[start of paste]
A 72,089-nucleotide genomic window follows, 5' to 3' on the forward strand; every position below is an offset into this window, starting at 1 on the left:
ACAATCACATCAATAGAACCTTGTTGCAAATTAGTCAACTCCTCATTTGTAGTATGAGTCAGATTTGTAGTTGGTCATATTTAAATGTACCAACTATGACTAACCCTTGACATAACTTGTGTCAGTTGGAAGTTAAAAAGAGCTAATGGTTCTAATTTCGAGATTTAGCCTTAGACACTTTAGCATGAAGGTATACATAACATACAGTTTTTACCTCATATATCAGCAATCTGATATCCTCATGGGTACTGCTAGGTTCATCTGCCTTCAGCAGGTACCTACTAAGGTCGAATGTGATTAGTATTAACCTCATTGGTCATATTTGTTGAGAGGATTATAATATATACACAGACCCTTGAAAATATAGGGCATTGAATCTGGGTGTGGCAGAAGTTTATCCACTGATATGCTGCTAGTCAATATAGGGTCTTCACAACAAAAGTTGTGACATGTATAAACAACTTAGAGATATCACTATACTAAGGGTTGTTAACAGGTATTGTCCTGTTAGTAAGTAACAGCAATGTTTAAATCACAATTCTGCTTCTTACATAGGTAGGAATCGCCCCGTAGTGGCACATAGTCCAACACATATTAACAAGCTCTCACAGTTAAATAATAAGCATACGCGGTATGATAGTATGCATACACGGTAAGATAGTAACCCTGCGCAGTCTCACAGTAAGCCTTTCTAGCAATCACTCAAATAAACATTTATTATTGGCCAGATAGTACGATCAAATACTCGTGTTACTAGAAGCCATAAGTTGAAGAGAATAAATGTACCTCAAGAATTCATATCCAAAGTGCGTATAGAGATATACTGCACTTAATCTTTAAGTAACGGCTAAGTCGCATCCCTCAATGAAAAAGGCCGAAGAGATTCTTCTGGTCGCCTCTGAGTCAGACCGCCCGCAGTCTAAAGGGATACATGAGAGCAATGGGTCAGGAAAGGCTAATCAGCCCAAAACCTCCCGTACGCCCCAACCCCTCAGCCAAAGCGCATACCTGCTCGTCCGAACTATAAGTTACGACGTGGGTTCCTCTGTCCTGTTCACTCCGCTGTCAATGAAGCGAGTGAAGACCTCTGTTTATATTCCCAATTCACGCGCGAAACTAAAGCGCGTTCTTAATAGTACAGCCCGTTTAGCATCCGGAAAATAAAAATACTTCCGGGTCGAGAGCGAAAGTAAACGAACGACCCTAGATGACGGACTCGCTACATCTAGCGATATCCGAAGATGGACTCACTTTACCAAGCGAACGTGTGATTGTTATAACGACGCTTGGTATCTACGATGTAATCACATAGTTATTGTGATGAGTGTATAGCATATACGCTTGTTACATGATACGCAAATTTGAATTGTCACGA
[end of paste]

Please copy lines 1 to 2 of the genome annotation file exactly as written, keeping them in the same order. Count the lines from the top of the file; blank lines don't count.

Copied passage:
A 72,089-nucleotide genomic window follows, 5' to 3' on the forward strand; every position below is an offset into this window, starting at 1 on the left:
ACAATCACATCAATAGAACCTTGTTGCAAATTAGTCAACTCCTCATTTGTAGTATGAGTCAGATTTGTAGTTGGTCATATTTAAATGTACCAACTATGACTAACCCTTGACATAACTTGTGTCAGTTGGAAGTTAAAAAGAGCTAATGGTTCTAATTTCGAGATTTAGCCTTAGACACTTTAGCATGAAGGTATACATAACATACAGTTTTTACCTCATATATCAGCAATCTGATATCCTCATGGGTACTGCTAGGTTCATCTGCCTTCAGCAGGTACCTACTAAGGTCGAATGTGATTAGTATTAACCTCATTGGTCATATTTGTTGAGAGGATTATAATATATACACAGACCCTTGAAAATATAGGGCATTGAATCTGGGTGTGGCAGAAGTTTATCCACTGATATGCTGCTAGTCAATATAGGGTCTTCACAACAAAAGTTGTGACATGTATAAACAACTTAGAGATATCACTATACTAAGGGTTGTTAACAGGTATTGTCCTGTTAGTAAGTAACAGCAATGTTTAAATCACAATTCTGCTTCTTACATAGGTAGGAATCGCCCCGTAGTGGCACATAGTCCAACACATATTAACAAGCTCTCACAGTTAAATAATAAGCATACGCGGTATGATAGTATGCATACACGGTAAGATAGTAACCCTGCGCAGTCTCACAGTAAGCCTTTCTAGCAATCACTCAAATAAACATTTATTATTGGCCAGATAGTACGATCAAATACTCGTGTTACTAGAAGCCATAAGTTGAAGAGAATAAATGTACCTCAAGAATTCATATCCAAAGTGCGTATAGAGATATACTGCACTTAATCTTTAAGTAACGGCTAAGTCGCATCCCTCAATGAAAAAGGCCGAAGAGATTCTTCTGGTCGCCTCTGAGTCAGACCGCCCGCAGTCTAAAGGGATACATGAGAGCAATGGGTCAGGAAAGGCTAATCAGCCCAAAACCTCCCGTACGCCCCAACCCCTCAGCCAAAGCGCATACCTGCTCGTCCGAACTATAAGTTACGACGTGGGTTCCTCTGTCCTGTTCACTCCGCTGTCAATGAAGCGAGTGAAGACCTCTGTTTATATTCCCAATTCACGCGCGAAACTAAAGCGCGTTCTTAATAGTACAGCCCGTTTAGCATCCGGAAAATAAAAATACTTCCGGGTCGAGAGCGAAAGTAAACGAACGACCCTAGATGACGGACTCGCTACATCTAGCGATATCCGAAGATGGACTCACTTTACCAAGCGAACGTGTGATTGTTATAACGACGCTTGGTATCTACGATGTAATCACATAGTTATTGTGATGAGTGTATAGCATATACGCTTGTTACATGATACGCAAATTTGAATTGTCACGA